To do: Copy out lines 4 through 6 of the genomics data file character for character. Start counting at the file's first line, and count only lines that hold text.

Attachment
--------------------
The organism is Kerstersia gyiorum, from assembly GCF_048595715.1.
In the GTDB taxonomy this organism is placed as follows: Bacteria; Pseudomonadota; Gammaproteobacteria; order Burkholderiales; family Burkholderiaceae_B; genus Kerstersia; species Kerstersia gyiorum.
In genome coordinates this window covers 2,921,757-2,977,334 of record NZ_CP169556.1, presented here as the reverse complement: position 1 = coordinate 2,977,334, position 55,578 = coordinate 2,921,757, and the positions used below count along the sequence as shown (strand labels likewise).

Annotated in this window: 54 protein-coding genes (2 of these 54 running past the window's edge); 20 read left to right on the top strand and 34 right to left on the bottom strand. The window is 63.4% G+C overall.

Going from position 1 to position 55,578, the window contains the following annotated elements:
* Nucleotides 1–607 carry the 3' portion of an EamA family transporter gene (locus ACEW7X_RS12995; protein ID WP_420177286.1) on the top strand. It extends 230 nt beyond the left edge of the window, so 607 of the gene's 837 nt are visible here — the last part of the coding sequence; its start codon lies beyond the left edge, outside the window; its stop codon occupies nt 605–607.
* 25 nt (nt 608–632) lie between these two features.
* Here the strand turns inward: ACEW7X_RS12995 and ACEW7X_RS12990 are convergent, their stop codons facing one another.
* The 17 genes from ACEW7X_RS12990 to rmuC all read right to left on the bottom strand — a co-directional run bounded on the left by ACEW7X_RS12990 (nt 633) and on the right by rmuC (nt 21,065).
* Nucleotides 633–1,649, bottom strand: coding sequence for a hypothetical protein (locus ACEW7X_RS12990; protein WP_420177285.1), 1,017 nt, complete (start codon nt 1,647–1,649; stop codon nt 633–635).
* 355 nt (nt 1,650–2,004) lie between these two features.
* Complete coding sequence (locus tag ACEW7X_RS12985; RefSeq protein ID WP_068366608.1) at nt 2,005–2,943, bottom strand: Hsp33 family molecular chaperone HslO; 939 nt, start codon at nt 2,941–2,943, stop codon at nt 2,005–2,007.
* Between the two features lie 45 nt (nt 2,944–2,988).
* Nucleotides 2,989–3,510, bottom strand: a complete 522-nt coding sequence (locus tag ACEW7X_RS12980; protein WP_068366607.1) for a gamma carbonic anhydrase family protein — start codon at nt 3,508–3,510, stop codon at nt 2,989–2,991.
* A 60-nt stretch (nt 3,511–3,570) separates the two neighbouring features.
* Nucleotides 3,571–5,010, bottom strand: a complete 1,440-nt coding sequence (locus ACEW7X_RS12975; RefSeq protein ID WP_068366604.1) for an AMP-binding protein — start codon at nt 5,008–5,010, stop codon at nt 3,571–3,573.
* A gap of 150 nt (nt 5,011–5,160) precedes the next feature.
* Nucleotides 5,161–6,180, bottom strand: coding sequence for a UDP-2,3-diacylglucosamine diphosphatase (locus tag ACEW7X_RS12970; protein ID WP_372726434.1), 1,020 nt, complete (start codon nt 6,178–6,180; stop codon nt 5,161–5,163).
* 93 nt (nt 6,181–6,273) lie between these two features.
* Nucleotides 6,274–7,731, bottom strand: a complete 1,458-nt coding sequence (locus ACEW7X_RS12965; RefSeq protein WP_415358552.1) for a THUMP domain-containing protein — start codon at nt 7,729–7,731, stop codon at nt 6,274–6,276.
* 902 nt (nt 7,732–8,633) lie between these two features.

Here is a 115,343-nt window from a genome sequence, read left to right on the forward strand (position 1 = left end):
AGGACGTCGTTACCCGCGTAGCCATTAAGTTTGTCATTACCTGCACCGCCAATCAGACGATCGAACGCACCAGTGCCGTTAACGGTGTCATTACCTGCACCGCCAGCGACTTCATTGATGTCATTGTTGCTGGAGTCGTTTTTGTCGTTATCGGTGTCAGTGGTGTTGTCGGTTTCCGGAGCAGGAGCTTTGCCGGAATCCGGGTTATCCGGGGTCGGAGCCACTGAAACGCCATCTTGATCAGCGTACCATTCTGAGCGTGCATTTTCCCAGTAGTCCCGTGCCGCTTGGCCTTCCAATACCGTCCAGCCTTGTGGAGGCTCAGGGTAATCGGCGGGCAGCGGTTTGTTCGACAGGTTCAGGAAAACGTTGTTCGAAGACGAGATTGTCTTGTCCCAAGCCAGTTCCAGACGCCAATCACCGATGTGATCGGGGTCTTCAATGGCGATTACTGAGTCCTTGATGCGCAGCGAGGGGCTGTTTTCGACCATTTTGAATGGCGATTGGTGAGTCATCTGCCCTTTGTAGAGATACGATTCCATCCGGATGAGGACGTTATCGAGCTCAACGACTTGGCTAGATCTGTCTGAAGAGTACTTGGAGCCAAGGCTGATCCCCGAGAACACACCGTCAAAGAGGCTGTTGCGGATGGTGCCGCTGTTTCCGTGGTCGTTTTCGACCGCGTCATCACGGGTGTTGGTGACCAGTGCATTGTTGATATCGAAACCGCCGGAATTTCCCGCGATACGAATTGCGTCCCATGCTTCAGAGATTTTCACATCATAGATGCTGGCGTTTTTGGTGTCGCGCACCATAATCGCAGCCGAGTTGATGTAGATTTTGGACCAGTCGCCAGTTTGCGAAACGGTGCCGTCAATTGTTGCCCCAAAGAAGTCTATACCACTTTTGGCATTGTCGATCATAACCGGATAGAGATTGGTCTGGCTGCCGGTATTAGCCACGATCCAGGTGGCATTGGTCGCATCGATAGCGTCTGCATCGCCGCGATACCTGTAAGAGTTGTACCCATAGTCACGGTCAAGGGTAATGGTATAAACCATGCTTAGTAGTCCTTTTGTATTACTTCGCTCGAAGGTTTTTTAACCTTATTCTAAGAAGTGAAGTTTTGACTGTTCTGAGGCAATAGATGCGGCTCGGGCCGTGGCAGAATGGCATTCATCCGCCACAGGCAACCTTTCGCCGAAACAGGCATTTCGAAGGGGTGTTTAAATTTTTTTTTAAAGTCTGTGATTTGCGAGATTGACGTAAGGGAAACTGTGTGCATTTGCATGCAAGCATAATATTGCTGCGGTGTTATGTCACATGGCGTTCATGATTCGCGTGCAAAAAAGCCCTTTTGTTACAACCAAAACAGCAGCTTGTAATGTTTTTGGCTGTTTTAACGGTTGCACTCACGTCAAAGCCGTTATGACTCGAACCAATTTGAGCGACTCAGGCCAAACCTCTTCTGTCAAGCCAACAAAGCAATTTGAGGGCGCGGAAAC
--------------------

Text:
Annotated in this window: 54 protein-coding genes (2 of these 54 running past the window's edge); 20 read left to right on the top strand and 34 right to left on the bottom strand. The window is 63.4% G+C overall.

Going from position 1 to position 55,578, the window contains the following annotated elements:
* Nucleotides 1–607 carry the 3' portion of an EamA family transporter gene (locus ACEW7X_RS12995; protein ID WP_420177286.1) on the top strand. It extends 230 nt beyond the left edge of the window, so 607 of the gene's 837 nt are visible here — the last part of the coding sequence; its start codon lies beyond the left edge, outside the window; its stop codon occupies nt 605–607.